The GDPR – Forget Everything You Knew About Data Protection

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The GDPR – Forget Everything You Knew About Data Protection

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The new General Data Protection Regulation (AKA GDPR) is not another directive; in May 2018 it is set to become an enforceable law that will change the world of data protection as we know it.

How it all began

On April 2016, the EU parliament approved the new regulation, replacing the current directive, according to which businesses have been operating for the past 20 years. 

Organisations that work with or process EU residents` data were given a two-year transition period to plan for and implement the necessary changes to their daily processes and policies. This two years period is about to end.

The Regulation: Different types of entities

First, it is important to understand the two types of entities to which the regulation refers:

“Data controller” – a person who (either alone or jointly or in common with other persons) determines the purposes for which and the manner in which any personal data are, or are to be processed.

“Data processor” – any person (other than an employee of the data controller) who processes the data on behalf of the data controller. 

The Major Differences

Although the new regulation maintains key principles of the previous directive, it includes various changes. Here are some of the major ones:

1.     Business location – The regulation has extra-territorial applicability, meaning that whether your company is controlling the data or just processing it, if that personal data is of subjects residing in the European Union, this regulation applies to you.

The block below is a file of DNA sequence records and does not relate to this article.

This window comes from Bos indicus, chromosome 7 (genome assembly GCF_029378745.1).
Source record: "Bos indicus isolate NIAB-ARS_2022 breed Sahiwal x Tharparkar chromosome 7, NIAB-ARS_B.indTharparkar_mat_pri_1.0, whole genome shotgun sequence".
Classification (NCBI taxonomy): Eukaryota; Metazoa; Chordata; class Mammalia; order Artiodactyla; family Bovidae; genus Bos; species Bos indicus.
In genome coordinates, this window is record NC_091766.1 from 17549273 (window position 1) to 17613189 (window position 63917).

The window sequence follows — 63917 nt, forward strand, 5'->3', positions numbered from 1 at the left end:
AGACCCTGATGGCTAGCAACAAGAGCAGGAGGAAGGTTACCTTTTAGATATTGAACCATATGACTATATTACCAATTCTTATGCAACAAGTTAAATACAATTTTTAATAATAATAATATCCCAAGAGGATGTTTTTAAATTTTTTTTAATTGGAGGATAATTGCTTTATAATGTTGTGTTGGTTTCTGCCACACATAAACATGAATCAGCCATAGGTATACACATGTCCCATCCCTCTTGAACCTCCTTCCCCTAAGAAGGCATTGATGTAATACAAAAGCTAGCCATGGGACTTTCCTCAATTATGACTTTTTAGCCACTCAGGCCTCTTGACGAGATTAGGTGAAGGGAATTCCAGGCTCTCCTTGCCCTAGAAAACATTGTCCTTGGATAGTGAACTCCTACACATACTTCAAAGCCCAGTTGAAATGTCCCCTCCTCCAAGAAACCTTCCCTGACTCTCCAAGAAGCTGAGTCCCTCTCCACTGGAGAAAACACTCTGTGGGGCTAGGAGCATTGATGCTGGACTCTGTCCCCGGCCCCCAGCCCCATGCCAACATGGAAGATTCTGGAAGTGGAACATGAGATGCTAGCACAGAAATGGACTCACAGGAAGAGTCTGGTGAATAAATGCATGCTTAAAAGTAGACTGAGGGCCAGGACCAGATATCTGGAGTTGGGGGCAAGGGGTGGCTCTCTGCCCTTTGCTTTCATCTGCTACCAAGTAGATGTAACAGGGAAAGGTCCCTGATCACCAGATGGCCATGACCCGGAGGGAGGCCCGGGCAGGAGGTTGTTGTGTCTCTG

2.     Heavy Penalties – Don’t say you didn’t know! Organisations found not compliant with the new regulation will be heavily fined with up to 4% of annual global turnover or €20 Million (the greater of the two).

3.     Request for consent – Want to use personal data for business purposes? You will now need to obtain explicit consent from the user prior to using the information. This will be done by presenting the user with an easily understood terms and conditions form, which will also contain the purpose for which the data is processed.  

4.     Breach Notification – Have been breached? If that breach puts the personal data you are controlling or processing at risk, you may be obligated to report it within 72 hours. Exposure of this kind of information could not only cause financial damage, but also leave a significant stain on the company’s reputation. 

5.     Transparency – Data subjects will be able to obtain, from the data controller, a confirmation as to whether information concerning them is being processed by the controller, in what form and for what purposes. The data controller shall provide the subject with a copy of the personal data being held free of charge. 

6.     Right to be forgotten – In the case that the data subject withdrew its consent or that the processing of the data is no longer relevant to the original purpose, data subjects will have the right to ask the data controller to completely erase their information, stop processing and disseminating it. 

7.     Data Portability – Data subjects will have the right to receive the personal data form previously provided to a data controller, in order to transmit it to another controller.

8.     Privacy by design – This will no longer be considered an addition to a product, rather a legal requirement that must be included from the beginning of the product design. 

9.     Data Protection Officers (DPOs) – Certain organisations will be obligated to appoint a Data Protection Officer, who will be responsible for overseeing the organisation`s data protection strategy and implementation, and to ensure compliance with the new regulation. 

It is important to note that the regulation does not specify a framework for adherence, but puts the responsibility on organizations to maintain best practices for data security.  That means each organization has its unique needs and adaptation when it comes to the GDPR. 

GDPR and BREXIT

UK Businesses might ask themselves whether they should prepare for the new regulation. As they are due to leave the European Union following Brexit, will it apply to them?  

The answer, in short is YES. Here’s why: